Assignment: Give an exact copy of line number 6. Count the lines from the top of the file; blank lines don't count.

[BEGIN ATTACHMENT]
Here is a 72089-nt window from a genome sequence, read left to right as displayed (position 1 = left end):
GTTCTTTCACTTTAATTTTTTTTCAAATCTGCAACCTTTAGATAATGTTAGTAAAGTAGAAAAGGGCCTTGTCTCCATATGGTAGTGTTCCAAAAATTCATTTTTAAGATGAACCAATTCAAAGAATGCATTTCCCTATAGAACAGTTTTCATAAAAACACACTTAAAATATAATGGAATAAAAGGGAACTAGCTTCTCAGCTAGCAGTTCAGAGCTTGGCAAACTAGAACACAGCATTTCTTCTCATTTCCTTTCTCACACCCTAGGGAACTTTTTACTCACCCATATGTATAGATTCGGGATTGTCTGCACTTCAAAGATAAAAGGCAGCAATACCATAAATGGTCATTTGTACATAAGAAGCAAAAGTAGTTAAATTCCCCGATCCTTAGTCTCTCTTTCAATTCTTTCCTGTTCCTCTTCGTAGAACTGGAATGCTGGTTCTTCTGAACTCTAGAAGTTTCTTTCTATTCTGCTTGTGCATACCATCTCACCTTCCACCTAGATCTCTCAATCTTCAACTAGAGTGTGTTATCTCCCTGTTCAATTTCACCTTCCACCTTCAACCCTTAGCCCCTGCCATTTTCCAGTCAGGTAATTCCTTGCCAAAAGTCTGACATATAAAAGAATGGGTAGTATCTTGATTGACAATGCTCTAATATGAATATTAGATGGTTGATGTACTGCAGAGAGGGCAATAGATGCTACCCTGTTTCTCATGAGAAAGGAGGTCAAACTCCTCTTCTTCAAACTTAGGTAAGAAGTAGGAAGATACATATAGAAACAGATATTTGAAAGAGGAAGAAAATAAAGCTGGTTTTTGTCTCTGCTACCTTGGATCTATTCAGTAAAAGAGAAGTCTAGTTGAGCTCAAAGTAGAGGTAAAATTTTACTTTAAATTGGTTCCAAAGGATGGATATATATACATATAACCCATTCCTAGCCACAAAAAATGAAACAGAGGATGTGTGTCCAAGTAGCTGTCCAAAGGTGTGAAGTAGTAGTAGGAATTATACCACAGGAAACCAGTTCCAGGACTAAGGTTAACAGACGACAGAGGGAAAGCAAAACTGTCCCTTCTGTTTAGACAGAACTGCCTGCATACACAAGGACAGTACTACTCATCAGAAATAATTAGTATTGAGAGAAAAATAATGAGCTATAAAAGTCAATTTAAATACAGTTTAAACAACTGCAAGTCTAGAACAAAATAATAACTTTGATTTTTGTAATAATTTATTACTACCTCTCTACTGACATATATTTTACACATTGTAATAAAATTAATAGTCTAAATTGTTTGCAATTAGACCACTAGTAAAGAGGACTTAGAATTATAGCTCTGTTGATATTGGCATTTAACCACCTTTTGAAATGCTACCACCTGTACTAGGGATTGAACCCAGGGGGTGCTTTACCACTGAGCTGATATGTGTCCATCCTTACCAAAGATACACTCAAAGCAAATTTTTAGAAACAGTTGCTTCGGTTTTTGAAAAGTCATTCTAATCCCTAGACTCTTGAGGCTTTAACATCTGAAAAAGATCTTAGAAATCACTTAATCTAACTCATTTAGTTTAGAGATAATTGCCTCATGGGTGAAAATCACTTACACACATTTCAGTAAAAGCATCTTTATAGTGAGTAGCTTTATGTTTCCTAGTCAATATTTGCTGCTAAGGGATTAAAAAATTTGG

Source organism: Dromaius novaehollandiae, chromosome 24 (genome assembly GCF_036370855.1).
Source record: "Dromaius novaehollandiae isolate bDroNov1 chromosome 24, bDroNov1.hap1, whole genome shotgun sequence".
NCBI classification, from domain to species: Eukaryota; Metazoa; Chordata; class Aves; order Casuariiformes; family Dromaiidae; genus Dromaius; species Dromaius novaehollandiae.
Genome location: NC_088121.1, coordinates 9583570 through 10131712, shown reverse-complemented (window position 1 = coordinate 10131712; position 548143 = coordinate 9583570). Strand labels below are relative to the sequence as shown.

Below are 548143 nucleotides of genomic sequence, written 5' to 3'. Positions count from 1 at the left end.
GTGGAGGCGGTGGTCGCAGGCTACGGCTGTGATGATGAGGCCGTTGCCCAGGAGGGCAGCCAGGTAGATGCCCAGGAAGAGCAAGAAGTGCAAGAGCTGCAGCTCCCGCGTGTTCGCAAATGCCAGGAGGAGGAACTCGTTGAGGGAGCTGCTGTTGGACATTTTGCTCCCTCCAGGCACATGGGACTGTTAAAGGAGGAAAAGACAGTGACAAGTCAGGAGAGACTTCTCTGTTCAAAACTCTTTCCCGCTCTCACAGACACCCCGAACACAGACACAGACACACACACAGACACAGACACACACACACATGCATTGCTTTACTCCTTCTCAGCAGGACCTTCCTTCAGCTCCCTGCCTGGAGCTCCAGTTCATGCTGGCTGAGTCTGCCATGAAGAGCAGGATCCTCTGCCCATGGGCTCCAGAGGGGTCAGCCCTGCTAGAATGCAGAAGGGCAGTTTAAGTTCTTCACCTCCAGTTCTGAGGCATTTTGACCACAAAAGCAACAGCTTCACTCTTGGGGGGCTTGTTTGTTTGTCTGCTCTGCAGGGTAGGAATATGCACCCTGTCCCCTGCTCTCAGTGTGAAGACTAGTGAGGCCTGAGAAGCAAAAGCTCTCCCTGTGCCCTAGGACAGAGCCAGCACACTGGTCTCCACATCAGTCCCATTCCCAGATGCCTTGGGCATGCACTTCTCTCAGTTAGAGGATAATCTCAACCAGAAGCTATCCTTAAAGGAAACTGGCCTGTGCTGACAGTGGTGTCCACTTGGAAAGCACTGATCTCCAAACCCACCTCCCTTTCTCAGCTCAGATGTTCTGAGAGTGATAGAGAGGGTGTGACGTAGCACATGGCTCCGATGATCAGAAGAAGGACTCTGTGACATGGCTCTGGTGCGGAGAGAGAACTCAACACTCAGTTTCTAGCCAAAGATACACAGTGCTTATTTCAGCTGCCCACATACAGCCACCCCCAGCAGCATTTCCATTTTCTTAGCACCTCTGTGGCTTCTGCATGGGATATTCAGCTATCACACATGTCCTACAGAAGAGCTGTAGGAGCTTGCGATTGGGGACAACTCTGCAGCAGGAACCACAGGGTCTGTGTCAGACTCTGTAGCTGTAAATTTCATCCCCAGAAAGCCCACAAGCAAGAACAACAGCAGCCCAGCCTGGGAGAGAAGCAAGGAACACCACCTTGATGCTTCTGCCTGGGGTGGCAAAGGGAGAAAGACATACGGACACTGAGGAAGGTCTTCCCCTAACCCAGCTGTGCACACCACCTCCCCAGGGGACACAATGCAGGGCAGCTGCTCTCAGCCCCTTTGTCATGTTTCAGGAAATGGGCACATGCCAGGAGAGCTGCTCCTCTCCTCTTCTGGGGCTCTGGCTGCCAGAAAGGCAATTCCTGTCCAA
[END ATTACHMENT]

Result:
Genome location: NC_088121.1, coordinates 9583570 through 10131712, shown reverse-complemented (window position 1 = coordinate 10131712; position 548143 = coordinate 9583570). Strand labels below are relative to the sequence as shown.